In Order of Disappearance [Hans Petter Moland] review

By October 2, 2014

Film, TV & Tech. Leeds.


Hans Petter Moland’s most recent film, In Order of Disappearance, is difficult to assign a definite genre to. What begins as a sombre and bloody revenge thriller soon turns on its head and flits between such tones as a family drama, a Lock, Stock-esque crime caper and a very, very dark comedy indeed.

The film starts off with Nils Dickman (Stellan Skarsgård), a snowplough driver and winner of the village ‘citizen of the year’ award, learning that his son has been murdered by drug dealers. After tracking one down and beating some answers out of him, Dickman embarks on a personal crusade to find the man behind his son’s death and personally bring him down.

If this all sounds pretty familiar to you, well, for the first half hour or so you’re pretty much correct. In fact, one could almost call these scenes slightly derivative; Moland owes a clear debt to Tarantino and the Coen brothers here, and for the first part of his film does little to create something we haven’t seen before.

This Tarantino influence makes itself apparent in how Moland handles violence in the film. Fights and murders in In Order are startlingly brutal, and this effect is compounded by Moland’s decision to focus on all the gory details of the violence; when a character is strangled to death, for example, he takes care to show the body’s feet twitching for an uncomfortable length of time.

However, as the film progresses, this sense of imitation begins to slip away as the comedic elements start to come to the surface, and it’s from this point on that In Order of Disappearance really starts to get interesting. The comedy allows the film to distance itself from its more serious American-made counterparts, and in the process it begins to carve out an identity all of its own.

Scriptwriter Kim Fupz Aakeson clearly put a lot of effort into writing the gags in In Order. The film is full of witty barbs and sight gags, which for the most part succeed in getting a laugh. Alongside this, there’s some gentle mockery of aspects of Nordic culture – one scene in particular stands out, in which two criminals disbelievingly discuss the high standard of living in Norwegian prisons. Coupled with Moland’s keen eye for making the most of brutality, and we get some truly good black comedy. It’s rare to find a film that can make a man throwing a series of bodies over a waterfall so funny.

Part of what helps this to succeed is Moland’s decision to shift the focus around. Rather than sticking exclusively with Nils’ stern-faced rampage, he takes the time to flesh out his antagonists and allow us short glimpses into their lives. We get to see the leader’s home life and his strained relationship with his ex. We learn that two of his henchmen are hiding their love for each other from their comrades, and in one of the film’s most entertaining scenes, we see the Serbian cartel members joking around on a ski slope. It’s partly because Moland takes the time to establish and develop these relationships that the comedy works so well; we feel connected to these characters and so it becomes easier to relate to them.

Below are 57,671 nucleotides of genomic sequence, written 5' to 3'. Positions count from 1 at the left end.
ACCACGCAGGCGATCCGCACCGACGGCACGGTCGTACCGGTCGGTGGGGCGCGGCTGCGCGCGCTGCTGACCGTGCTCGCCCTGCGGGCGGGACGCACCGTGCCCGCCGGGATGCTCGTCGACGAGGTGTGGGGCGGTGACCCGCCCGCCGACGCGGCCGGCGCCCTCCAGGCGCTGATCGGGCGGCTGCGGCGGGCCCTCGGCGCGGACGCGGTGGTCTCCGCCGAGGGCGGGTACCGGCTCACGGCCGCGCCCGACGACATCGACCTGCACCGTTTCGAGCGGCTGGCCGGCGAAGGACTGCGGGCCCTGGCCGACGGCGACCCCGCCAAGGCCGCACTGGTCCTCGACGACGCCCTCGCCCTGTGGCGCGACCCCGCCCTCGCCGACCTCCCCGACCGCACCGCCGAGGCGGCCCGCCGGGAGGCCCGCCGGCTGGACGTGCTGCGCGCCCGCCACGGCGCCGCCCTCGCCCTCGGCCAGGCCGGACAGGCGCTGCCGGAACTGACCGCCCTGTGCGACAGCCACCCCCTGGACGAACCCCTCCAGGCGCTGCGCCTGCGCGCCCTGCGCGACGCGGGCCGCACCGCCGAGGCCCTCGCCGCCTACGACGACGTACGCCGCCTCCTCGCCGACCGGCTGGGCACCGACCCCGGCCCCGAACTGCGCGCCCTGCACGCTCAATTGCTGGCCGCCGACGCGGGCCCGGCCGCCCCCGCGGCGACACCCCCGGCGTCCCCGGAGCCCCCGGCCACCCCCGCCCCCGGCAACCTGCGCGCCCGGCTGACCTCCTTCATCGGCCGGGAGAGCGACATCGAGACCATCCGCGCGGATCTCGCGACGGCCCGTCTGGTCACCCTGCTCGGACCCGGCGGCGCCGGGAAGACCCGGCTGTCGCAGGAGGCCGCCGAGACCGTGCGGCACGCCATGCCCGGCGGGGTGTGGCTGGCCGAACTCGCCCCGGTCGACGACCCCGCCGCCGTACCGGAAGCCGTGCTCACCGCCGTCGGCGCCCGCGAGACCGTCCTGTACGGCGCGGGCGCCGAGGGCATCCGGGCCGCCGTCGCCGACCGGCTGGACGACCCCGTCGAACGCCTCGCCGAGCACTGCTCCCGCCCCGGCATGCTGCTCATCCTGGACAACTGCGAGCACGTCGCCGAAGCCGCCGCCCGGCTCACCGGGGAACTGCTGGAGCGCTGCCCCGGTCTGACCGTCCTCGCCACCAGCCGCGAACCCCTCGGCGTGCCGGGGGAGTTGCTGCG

Unfortunately, all this time spent developing the villains has the knock-on effect of leaving very little time to spend with Nils himself. Almost as soon as he has learned that his son was murdered, he is out on the streets beating gang members to death and disposing of corpses. There is no build-up to this, no scenes in which we learn anything about his character to make this development seem like a natural progression; he simply goes from ‘citizen of the year’ to cold-blooded killer in the space of a few minutes. This is through no fault of Skarsgård’s, who does his best with what the material offers, but unfortunately what it offers him rarely amounts to more than ‘stoic’ and ‘angry’.

Similarly, while the film’s antagonist’s relationship with his ex-wife is well-explored, we are shown little of what has caused Nils’ own marriage to break down. Presumably it’s due to his ongoing murder rampage, but again, we are never shown any indication that she knows what is going on, or that Nils is acting any differently at home. It feels as if some of these scenes may have been cut to make room for all the violence later on, but all this does is remove another layer of complexity from Nils’ character.

Leaving this aside however, there is still a lot to like about In Order. From a technical standpoint it’s pretty impressive; the sound design is tense and thick, full of heavy thumps and mechanical clanking that lends a real weight to the action scenes. The shots, on the whole, are well-composed, and it’s a testament to Moland’s skill that he manages to capture such varied-looking images when for the most part the landscape is simply covered in snow. It may have some focus and character issues, but it still remains an entertaining film.

Adam Button


In Order of Disappearance (Kraftidioten) is currently showing at Hyde Park Picture House


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